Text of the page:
The Application of the Precautionary and Adaptive Management Approaches in the Seabed Mining Context: Trans-Tasman Resources Ltd Marine Consent Decision under New Zealand’s Exclusive Economic Zone and Continental Shelf (Environmental Effects) Act 2012IntroductionThis note analyses a recent path-breaking decision by the Decision-making Committee (dmc) of the Environmental Protection Authority (epa) of New Zealand. In the Trans-Tasman Resources Ltd Marine Consent Decision (June 2014),1 the dmc considered the country’s first application for ‘marine consent’ for continental shelf seabed mining under the Exclusive Economic Zone and Continental Shelf (Environmental Effects) Act 2012 (eez Act).2 The eez Act came into force on 28 June 2013 and set up a legislative framework to regulate and manage the environmental effects of activities in the exclusive economic zone and on the continental shelf, which were not previously managed.In the instant case, the dmc refused to grant a marine consent because it decided that the consent application was ‘premature’.3 The decision has attracted considerable attention4 as it comes against the backdrop of the worldwide resurgence of interest in deep seabed mining.5 Of the 4,702 public submissions made to the epa in respect of the Trans-Tasman Resources application, 4,680 opposed the application.6 For those against the idea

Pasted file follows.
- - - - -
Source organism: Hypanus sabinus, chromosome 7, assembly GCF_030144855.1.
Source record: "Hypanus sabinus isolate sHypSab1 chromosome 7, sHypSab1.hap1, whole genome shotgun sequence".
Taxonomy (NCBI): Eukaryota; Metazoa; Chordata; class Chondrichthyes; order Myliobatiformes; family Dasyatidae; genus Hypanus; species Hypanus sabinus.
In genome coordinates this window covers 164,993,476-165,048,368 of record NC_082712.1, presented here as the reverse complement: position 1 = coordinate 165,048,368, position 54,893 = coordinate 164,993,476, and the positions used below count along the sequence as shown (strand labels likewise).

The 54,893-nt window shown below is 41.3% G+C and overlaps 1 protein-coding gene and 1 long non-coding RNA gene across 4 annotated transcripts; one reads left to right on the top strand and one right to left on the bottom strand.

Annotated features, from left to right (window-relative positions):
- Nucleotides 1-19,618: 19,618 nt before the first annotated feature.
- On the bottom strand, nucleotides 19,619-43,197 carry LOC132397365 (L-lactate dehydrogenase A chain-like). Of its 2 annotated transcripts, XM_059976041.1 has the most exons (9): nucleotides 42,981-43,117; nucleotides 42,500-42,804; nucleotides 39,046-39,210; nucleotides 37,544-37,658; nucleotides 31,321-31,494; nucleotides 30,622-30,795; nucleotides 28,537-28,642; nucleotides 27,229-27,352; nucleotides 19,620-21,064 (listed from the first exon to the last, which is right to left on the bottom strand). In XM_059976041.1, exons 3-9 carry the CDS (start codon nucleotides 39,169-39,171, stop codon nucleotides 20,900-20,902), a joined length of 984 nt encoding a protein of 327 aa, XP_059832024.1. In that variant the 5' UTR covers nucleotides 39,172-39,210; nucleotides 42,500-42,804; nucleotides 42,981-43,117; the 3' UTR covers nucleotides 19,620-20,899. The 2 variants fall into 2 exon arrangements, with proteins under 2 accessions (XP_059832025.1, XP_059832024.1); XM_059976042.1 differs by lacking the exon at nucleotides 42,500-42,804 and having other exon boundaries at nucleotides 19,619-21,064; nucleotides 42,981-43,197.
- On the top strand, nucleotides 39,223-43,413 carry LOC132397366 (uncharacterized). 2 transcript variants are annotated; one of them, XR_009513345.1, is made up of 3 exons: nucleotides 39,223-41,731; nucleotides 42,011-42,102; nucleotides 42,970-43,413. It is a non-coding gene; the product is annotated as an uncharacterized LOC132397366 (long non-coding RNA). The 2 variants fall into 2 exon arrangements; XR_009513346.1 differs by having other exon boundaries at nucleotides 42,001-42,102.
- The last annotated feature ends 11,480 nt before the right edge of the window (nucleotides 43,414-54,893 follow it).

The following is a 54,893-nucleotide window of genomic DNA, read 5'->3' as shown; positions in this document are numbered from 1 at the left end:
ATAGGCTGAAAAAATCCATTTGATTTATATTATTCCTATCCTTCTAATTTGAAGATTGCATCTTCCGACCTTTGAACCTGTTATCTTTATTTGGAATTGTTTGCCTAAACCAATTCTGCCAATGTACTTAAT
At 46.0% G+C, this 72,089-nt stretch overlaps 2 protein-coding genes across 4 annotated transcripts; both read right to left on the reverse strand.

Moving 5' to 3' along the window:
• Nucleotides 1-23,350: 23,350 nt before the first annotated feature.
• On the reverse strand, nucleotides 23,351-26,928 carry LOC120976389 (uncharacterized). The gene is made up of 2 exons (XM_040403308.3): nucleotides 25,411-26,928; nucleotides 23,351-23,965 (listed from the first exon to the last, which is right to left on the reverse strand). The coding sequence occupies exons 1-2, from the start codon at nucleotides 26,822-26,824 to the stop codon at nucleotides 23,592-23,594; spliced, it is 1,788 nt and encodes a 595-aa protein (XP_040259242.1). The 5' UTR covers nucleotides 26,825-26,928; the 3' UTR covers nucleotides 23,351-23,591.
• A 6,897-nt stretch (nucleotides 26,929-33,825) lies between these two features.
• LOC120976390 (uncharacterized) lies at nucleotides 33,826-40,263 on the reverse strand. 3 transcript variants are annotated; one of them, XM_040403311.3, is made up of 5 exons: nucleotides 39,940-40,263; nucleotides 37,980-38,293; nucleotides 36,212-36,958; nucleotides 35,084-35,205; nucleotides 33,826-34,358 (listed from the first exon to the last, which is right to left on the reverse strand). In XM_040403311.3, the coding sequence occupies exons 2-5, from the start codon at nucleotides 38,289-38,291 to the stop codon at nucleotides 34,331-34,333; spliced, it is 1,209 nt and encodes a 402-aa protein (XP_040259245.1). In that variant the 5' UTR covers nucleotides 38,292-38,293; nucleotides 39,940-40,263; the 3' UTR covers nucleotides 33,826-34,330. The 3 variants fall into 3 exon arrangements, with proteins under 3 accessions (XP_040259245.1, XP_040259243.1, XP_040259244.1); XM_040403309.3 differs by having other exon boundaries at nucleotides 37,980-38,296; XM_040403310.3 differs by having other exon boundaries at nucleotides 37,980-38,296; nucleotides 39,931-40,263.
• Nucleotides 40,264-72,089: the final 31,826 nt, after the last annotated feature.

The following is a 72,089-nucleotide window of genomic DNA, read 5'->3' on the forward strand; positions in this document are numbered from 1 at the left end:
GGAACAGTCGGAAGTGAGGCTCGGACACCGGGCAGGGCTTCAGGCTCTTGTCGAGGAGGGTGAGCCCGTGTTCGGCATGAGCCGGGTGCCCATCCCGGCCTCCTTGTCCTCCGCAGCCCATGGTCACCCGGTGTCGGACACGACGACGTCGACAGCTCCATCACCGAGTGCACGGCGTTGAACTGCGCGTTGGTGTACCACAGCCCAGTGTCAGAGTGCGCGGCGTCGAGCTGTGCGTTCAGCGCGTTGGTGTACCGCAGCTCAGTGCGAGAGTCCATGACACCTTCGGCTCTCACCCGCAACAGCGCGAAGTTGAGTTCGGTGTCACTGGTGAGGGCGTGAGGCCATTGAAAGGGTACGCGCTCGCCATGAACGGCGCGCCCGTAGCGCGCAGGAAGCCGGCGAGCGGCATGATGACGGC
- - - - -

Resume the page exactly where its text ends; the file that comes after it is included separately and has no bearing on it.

The International Journal of Marine and Coastal Law – Brill
Published: Feb 19, 2015
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